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Excursion

By GoshDarnNerd All Rights Reserved ©

Mystery / Fantasy

Chapter 1

Vile, rancid stench filled his nostrils. They stung and burned, but he was too preoccupied to care. He trudged through the slums, ignoring the cries of the maimed, though they were pitiful. The dark sky’s brow creased and brought forth rain to add to his brooding mood. The newly formed puddles sloshed beneath his boots, soaking his lower legs.


Meet me in the Chipped Mug tonight. Koifur and I will be waiting with food and rooms. And maybe some drinks if Koifur falls asleep early.

-Aorien


Aorien had left him the note earlier that morning, while they were still on the road. He looked up from the note and glanced at the sign. It read in gray, faded text, Chipped Mug. He entered, bracing himself for damp floors and dangerous strangers, but as the door creaked open he was met by a brightly lit room, with stairs spiralling up to the second floor. A portly bartender was arranging the mugs behind a bar and only a few people sat in the room.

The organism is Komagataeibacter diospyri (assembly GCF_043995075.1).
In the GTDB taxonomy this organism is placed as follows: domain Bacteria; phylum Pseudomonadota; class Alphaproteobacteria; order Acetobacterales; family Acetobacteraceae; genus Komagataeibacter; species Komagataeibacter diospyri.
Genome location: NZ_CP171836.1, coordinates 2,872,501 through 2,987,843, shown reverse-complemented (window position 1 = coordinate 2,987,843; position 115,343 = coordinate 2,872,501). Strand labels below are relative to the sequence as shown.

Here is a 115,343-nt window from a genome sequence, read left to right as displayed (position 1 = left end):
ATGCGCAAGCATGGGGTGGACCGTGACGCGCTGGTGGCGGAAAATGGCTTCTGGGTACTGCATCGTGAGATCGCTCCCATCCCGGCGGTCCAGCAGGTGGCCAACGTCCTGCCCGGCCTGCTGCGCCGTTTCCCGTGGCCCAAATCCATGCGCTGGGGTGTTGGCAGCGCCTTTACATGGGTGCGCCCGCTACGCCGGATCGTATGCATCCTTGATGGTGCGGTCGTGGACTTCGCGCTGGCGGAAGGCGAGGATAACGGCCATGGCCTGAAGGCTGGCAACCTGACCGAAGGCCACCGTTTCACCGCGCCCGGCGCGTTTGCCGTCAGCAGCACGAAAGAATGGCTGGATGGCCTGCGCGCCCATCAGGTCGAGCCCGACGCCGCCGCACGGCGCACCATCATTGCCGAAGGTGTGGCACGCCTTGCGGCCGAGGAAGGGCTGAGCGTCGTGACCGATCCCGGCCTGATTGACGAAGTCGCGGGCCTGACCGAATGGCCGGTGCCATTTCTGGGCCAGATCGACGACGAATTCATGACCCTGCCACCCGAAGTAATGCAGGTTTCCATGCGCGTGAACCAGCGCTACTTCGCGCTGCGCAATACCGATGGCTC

Evart immediately recognized two of the faces to be his friends, Koifur and Aorien. Koifur had three mugs of some foamy brew out in front of him, and only one had ale left in it. The dwarf had taken off the chainmail he wore earlier and was garbed in a simple tunic cinched tight with a thick leather belt. His brown eyes and short, stocky frame gave him the look of a boulder. Aorien, on the other hand, was tall and thin and had a small glass of wine before him. The robes he wore were gray and slightly faded from travel. His sharp green eyes were wary, but came alight as Evart entered the room.

“Evart! We were worried you’d gotten lost in the slums!” Exclaimed Aorien excitedly but not so loudly as to alert the other patrons.

“Bah, boy can take care of ‘imself. Good te see ye though, Evart.”

Aorien ignored this, and continued.

“Was that man there today? We looked about the merchant’s quarter and couldn’t find anyone who knew him. In fact, no one knew anything about a man dressed like that, not even the guards.”

“Nay, I did not see him today. Perhaps we have the wrong town that was within a day’s journey? And also that just happened to also be called Streis?

Aorien and Koifur chuckled, though they were just as frustrated. Evart continued,